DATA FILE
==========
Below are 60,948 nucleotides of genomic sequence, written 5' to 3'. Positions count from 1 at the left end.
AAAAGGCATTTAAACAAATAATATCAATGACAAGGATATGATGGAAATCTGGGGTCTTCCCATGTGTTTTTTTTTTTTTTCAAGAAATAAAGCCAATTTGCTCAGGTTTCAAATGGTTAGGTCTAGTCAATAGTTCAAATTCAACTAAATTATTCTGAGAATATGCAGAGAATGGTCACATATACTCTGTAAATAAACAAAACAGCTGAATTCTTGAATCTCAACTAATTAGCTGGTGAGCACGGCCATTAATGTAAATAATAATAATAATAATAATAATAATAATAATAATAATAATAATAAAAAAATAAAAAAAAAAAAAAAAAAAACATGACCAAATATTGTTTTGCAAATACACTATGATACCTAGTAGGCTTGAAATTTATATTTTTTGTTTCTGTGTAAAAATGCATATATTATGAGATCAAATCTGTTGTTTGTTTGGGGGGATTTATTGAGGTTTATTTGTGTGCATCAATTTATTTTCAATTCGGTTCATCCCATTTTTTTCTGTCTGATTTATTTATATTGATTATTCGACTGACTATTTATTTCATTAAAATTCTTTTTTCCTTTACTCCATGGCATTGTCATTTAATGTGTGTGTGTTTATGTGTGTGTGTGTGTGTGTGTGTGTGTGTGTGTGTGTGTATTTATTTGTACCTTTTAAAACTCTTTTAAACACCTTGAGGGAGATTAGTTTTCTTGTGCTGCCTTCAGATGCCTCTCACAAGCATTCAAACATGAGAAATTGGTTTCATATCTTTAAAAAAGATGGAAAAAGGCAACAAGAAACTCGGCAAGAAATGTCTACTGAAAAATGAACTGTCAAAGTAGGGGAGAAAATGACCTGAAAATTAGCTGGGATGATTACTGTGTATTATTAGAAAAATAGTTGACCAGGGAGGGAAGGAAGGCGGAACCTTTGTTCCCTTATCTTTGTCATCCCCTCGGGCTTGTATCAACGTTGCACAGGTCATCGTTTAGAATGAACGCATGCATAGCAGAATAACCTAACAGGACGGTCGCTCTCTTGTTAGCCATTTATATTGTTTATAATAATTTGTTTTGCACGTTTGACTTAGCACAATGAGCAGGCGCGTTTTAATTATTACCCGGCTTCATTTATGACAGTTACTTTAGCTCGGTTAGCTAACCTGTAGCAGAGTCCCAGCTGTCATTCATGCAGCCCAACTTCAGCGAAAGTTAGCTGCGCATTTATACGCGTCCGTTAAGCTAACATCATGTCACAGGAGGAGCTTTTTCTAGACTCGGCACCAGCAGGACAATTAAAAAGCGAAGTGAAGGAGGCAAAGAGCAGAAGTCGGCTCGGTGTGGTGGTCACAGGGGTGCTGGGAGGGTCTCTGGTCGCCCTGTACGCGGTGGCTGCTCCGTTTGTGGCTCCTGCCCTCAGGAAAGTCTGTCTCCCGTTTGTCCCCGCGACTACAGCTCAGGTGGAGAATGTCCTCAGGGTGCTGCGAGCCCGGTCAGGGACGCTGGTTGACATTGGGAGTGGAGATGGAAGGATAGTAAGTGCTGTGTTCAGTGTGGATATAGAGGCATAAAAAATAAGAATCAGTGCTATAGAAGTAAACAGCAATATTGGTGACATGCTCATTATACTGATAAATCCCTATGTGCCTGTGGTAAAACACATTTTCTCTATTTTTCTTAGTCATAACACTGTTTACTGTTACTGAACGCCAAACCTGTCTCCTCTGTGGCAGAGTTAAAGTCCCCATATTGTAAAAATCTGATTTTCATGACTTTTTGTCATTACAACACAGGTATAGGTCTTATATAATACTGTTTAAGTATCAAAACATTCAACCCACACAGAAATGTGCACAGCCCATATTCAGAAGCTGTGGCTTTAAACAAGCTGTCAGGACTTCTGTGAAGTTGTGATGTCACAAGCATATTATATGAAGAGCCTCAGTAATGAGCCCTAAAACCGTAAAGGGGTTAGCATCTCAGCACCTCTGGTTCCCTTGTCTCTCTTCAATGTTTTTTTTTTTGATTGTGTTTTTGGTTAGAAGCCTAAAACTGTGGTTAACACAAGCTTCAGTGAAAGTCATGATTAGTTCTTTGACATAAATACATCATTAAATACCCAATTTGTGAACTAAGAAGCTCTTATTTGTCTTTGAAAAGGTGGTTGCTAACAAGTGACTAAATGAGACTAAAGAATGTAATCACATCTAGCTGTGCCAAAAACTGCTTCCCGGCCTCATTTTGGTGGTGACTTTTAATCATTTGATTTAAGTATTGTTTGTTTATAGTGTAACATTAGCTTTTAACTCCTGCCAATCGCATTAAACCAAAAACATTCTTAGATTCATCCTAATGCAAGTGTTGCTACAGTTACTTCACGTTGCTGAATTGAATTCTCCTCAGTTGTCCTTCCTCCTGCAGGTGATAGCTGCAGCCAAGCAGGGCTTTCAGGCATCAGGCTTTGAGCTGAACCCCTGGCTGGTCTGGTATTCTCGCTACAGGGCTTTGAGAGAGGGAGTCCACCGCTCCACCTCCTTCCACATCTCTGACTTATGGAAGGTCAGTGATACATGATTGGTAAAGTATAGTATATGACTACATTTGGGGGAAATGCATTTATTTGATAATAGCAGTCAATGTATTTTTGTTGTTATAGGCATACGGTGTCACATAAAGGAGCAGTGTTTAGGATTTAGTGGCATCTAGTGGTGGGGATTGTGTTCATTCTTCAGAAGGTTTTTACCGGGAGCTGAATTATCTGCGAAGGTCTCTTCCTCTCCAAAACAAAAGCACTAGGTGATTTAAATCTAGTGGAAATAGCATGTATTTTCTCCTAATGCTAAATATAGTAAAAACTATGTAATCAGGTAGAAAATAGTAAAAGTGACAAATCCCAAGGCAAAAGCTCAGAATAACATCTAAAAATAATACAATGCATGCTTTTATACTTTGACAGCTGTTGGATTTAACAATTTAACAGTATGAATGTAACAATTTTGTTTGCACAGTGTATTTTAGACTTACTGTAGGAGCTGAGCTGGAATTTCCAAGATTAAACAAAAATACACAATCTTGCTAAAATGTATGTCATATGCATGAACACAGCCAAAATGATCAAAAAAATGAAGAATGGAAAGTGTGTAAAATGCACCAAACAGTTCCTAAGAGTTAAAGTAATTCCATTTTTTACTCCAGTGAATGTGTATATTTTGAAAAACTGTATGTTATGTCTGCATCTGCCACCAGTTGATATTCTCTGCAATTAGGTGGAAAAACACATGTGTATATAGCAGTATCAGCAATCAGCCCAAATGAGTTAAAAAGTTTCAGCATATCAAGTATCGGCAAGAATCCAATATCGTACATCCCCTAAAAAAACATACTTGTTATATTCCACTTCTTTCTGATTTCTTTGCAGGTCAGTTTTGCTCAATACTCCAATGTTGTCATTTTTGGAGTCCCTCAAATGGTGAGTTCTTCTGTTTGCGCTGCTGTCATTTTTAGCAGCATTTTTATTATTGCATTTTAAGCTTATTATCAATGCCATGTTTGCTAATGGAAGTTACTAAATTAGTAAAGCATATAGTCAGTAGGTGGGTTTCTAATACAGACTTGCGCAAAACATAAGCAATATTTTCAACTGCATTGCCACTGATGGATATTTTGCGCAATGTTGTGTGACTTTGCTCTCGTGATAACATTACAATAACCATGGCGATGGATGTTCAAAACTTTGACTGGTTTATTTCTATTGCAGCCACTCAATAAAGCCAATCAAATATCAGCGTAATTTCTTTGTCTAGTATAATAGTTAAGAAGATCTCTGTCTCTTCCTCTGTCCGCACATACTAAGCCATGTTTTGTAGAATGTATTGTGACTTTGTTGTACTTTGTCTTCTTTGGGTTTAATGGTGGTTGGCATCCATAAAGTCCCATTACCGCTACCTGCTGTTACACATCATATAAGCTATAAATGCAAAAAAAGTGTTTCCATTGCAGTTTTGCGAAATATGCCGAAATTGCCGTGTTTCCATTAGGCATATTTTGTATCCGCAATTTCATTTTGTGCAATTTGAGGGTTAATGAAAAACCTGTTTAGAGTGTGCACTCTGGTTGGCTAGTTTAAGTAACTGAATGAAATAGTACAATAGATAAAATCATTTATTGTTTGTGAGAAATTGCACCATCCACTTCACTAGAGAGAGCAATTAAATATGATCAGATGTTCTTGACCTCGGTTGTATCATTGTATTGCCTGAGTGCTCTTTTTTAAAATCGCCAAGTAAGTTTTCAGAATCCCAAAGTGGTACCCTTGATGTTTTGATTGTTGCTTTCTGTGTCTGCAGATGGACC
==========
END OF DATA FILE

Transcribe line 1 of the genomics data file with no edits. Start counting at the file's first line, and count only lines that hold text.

Below are 60,948 nucleotides of genomic sequence, written 5' to 3'. Positions count from 1 at the left end.